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June's Après-Midi - TOMORROW!
June 12, 2018
Oliver Gee, Earful Tower podcaster
Ever heard of The Earful Tower podcast? If not, it’s about time you had a listen. Australian host Oliver Gee is taking listeners on a whirlwind tour of Paris via wild adventures chasing canal crocodiles, via interviews with interesting experts (including Adrian Leeds herself), and via his viral videos imitating French people.
And now, he’s going to turn his microphones on you guys - the Apres-Midi audience. Come and meet Oliver, hear his stories, then be ready to called upon to take the stage as he gives a rapid fire set of interviews on the audience. Bring your best Paris stories!!!
Tuesday, June 12, 2018
...and the second Tuesday of every month 3 p.m. to 5 p.m.
I've known Jim Haynes "forever." That means "since the beginning of my time in Paris," like many newcomers to Paris who wanted to network and meet new people. They've heard about his Sunday night dinners and signed up for the experience. Every Sunday evening, for the last 40+ years, Jim has hosted strangers in the living room of his atelier-style apartment, served up a very respectable meal, and provided the mingling platform for 50 to 70 people...Sunday after Sunday, year after year.
I've always thought he might be the most famous American living in Paris. He's certainly the friendliest. I first wrote about him in Parler Paris as long ago as October 1, 2004. That was a special day for me. Not only was it my daughter's 19th birthday, but it was the first day of my new life as a "blog writer," independent from the publisher I had worked for the previous three years. At the time, the word "blog" didn't exist; just "newsletter." I wanted the first one out of the new box to be special, and featuring Jim made it that.
Jim, in spite of battling various illnesses, has kept up the status quo and is still hosting the dinners, even if hanging out in a wheelchair while his cronies take over the heavy lifting. His apartment in the 14th arrondissement fills to the brim with his guests while they balance their plates of food with drink and conversation. In the summer months, when the weather is agreeable, his guests can mingle in the courtyard, which has been accepted by his gracious neighbors and can allow him to double his turn-out.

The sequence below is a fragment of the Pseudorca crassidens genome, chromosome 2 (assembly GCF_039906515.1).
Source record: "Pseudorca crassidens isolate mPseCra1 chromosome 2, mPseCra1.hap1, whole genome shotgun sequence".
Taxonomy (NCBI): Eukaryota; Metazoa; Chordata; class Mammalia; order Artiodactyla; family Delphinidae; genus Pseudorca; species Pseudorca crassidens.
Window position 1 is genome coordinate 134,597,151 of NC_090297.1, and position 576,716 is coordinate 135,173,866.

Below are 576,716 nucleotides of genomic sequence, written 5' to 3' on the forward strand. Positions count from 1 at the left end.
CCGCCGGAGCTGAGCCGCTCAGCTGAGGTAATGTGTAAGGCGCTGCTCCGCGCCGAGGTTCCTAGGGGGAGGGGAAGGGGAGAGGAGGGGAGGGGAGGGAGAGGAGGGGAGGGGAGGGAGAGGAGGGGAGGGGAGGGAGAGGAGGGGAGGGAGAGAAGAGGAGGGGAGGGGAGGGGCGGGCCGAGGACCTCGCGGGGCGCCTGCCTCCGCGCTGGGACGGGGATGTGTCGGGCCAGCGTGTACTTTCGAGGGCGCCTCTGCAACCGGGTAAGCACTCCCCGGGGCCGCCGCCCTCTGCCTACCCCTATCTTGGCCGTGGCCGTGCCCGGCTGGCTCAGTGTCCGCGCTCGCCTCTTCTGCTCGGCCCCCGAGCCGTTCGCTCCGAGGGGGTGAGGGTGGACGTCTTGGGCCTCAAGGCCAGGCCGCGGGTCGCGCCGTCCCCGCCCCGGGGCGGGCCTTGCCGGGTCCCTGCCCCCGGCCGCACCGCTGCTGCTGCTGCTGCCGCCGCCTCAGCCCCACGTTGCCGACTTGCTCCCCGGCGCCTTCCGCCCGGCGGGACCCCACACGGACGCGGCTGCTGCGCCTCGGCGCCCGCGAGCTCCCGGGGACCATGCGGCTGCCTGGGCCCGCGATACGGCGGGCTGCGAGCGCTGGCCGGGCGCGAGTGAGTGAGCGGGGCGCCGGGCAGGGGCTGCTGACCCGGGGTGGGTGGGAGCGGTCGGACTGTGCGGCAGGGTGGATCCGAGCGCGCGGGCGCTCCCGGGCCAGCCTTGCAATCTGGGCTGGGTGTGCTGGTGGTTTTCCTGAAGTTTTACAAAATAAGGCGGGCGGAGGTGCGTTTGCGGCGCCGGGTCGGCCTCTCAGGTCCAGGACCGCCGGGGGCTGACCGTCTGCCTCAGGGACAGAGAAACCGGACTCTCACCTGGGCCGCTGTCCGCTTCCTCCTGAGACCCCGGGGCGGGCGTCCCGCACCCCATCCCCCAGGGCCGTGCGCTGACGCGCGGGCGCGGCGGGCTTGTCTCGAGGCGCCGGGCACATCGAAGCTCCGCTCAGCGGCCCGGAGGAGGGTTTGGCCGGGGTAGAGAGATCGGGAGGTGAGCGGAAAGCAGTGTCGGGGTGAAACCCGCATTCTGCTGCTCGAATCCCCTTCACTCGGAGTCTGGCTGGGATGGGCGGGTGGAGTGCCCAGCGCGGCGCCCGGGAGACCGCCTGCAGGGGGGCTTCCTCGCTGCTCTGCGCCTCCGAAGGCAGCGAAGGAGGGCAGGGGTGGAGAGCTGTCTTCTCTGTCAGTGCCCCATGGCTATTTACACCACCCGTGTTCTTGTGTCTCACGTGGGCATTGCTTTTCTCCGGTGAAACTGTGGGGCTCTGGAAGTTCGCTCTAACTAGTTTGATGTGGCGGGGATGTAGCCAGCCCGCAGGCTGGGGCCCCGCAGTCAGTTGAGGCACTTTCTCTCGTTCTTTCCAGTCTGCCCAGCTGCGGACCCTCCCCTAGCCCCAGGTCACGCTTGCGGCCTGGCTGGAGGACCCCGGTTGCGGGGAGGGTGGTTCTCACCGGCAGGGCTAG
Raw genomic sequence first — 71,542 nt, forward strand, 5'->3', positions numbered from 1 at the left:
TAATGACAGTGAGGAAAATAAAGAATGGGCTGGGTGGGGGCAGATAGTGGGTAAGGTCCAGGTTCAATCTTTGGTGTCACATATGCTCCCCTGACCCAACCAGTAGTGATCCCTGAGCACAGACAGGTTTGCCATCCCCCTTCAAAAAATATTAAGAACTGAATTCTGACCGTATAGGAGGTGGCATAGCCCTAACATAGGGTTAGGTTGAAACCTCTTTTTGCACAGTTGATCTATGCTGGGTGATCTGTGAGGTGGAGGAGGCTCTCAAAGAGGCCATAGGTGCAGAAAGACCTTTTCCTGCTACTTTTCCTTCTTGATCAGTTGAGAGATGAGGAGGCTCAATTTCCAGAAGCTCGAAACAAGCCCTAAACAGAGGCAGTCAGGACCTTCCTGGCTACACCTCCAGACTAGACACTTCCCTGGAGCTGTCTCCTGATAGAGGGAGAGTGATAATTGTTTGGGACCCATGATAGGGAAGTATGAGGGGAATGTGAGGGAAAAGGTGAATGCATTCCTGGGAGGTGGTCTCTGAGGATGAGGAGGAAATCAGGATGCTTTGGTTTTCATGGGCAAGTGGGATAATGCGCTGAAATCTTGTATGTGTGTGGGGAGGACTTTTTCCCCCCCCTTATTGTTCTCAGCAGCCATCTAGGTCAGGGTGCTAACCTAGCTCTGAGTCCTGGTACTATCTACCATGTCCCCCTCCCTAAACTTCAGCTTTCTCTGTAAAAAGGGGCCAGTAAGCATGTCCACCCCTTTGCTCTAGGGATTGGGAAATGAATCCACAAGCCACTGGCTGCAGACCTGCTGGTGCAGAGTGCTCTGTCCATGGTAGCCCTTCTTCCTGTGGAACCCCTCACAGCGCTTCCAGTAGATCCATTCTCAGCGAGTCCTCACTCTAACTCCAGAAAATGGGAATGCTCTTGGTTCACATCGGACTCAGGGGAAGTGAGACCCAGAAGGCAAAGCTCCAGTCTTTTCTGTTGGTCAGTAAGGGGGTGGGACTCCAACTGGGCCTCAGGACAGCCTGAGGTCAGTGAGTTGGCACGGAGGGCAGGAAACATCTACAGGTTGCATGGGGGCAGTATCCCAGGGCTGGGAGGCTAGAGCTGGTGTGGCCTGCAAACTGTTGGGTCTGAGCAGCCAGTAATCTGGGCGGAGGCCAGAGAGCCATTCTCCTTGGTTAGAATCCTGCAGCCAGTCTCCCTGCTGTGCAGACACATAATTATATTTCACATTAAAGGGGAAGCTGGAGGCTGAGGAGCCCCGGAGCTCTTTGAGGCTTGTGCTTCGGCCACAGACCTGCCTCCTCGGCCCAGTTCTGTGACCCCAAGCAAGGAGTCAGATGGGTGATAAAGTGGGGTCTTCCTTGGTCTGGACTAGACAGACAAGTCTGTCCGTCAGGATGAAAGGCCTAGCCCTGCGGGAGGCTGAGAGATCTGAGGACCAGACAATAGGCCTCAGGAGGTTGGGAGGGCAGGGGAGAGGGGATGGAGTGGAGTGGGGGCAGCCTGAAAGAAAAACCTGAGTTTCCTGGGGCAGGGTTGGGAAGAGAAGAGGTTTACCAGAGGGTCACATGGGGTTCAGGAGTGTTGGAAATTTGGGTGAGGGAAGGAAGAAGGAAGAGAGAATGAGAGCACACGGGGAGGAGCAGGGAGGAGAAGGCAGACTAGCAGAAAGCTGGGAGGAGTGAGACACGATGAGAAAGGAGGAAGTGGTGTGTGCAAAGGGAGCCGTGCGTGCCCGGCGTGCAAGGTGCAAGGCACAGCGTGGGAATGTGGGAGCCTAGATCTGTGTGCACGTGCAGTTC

My relationship with Jim is hardly about the dinners. In fact, I can't remember if this is how we met, but a few years ago, he and a small group of other friends started up a Bourré card game around the big table in his kitchen/all-purpose living room. I was invited because of my Louisiana roots, as has Jim (from Lafayette), one of our other players, and the card game itself, a.k.a. "Booray" or "Boo-Ray." Named after the town in the Loir-et-Cher known for its dance and music, "Bourré" "is a trick-taking gambling card game primarily played in the Acadiana region of Louisiana in the United States of America." (Wikipedia.org) That's Cajun country...and now played in Paris, France. (I bet this is the only game going in all of Paris!)
Dinner is cooked up on the big stove by one of Jim's illustrious chefs, Mary Bartlett, and the rest of us contribute to it. We pig out quickly enough to get the show on the road by about 8 p.m. while Jim sits at the head of the table and barks at us to stop our chitter-chatter so that we can get down to business -- the "business" of dealing the cards. Fifty centimes is the bet per hand, unless in the course of the play, you don't get a "trick." That's when you "Bourré!" and you have to feed the pot with whatever amount of money was in it at the time. It can get very expensive if you're not careful!
Terms of the game include "trump" (as in "trump card," but we all try not to use it too often), "pee-pee" which refers to when you are forced to play a card of the same suit as the trump card, but it's lower in value, so basically you lose the trick. One thing for sure, we're always laughing, arguing or crying, depending on whether we're taking trips, trumping, booraying or pee-peeing!
In the course of researching the game, I discovered that not only do Cajuns indulge, but so does the NBA. It's become an underground card game popular with the pro-athlete set. The story goes that ex-NBAer Gilbert Arenas pulled a gun on his then–Washington Wizards teammate in the locker room in 2009 because Arenas owed an inordinate amount of money after Bourré losses. I suppose they play for much higher stakes than we do.